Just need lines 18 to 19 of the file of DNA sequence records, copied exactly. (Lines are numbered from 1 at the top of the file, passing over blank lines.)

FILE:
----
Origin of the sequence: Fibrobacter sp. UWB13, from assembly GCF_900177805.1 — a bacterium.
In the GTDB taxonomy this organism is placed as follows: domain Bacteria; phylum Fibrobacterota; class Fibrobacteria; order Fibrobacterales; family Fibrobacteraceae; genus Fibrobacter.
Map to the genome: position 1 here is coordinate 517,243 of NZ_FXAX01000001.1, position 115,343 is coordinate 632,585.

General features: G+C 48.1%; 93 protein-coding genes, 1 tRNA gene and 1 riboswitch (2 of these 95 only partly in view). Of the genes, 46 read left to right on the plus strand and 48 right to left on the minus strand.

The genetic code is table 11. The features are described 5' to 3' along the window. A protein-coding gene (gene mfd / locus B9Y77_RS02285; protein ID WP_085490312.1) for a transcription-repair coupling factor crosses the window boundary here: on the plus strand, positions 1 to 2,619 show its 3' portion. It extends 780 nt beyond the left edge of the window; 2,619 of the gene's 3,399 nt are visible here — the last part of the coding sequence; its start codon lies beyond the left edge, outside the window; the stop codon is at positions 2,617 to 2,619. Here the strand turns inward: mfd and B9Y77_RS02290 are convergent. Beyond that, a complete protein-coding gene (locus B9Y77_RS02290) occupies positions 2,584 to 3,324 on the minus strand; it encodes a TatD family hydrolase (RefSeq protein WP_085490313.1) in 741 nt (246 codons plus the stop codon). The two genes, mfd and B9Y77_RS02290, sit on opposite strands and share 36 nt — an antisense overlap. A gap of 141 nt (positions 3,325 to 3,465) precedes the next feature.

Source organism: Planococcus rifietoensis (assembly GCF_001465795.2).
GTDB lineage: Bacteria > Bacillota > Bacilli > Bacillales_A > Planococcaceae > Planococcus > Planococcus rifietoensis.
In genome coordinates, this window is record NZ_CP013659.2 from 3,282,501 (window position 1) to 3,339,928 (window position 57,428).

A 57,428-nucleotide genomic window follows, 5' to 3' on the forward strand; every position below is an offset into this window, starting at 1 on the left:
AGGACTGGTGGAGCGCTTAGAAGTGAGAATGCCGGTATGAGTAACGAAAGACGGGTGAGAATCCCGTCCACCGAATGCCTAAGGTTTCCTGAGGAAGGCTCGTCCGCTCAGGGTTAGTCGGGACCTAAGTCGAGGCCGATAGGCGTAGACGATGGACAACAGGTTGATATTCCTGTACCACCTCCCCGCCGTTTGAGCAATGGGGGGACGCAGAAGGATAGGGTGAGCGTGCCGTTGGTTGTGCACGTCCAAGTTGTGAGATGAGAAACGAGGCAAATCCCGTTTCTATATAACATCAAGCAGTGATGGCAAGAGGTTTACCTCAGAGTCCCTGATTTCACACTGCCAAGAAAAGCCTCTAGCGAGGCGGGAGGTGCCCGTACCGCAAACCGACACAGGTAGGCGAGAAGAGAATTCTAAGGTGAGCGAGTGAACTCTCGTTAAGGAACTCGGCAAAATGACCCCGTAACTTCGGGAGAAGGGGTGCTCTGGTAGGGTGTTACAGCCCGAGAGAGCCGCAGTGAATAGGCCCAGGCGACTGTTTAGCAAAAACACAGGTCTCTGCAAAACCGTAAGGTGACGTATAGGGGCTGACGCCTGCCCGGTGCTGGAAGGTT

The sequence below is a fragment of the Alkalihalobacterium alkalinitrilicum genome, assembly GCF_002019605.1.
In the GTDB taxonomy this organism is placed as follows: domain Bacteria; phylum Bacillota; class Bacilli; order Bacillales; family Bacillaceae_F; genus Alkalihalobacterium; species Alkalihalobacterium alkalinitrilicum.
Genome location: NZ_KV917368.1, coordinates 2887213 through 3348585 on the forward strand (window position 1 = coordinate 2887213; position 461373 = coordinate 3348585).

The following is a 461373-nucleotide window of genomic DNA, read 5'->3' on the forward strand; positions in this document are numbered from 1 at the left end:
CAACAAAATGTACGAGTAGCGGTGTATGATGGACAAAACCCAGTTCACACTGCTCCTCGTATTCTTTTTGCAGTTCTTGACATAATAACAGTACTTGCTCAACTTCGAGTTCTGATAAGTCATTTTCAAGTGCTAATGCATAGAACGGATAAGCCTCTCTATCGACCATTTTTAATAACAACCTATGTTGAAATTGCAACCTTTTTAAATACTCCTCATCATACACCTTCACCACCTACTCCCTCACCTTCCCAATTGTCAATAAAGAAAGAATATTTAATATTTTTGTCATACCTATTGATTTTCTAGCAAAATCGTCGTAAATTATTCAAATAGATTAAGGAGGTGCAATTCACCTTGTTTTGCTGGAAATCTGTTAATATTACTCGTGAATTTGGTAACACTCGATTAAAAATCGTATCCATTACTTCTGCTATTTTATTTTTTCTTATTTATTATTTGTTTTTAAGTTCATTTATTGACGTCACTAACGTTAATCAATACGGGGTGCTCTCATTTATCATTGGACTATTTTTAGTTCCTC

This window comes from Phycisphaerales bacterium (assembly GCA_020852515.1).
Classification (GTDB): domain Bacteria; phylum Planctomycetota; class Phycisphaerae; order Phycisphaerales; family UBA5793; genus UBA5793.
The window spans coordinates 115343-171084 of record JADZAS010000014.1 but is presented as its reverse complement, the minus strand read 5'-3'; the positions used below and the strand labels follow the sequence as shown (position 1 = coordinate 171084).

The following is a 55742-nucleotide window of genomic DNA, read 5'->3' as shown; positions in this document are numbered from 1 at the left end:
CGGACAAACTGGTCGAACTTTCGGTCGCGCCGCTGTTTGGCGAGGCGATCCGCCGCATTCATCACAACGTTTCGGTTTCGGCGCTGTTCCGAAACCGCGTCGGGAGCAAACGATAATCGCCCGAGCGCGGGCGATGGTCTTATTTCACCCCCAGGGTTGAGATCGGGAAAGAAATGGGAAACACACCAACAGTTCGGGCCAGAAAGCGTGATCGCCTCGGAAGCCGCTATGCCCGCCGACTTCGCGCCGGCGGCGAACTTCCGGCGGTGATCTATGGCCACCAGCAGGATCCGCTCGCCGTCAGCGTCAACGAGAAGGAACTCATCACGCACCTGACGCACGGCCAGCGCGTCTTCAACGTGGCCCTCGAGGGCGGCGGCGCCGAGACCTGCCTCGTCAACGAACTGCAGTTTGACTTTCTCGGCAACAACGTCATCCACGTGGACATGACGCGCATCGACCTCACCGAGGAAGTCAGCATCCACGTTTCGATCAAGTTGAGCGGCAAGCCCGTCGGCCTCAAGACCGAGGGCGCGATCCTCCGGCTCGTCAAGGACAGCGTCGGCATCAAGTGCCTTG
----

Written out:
The window spans coordinates 115343-171084 of record JADZAS010000014.1 but is presented as its reverse complement, the minus strand read 5'-3'; the positions used below and the strand labels follow the sequence as shown (position 1 = coordinate 171084).

The following is a 55742-nucleotide window of genomic DNA, read 5'->3' as shown; positions in this document are numbered from 1 at the left end: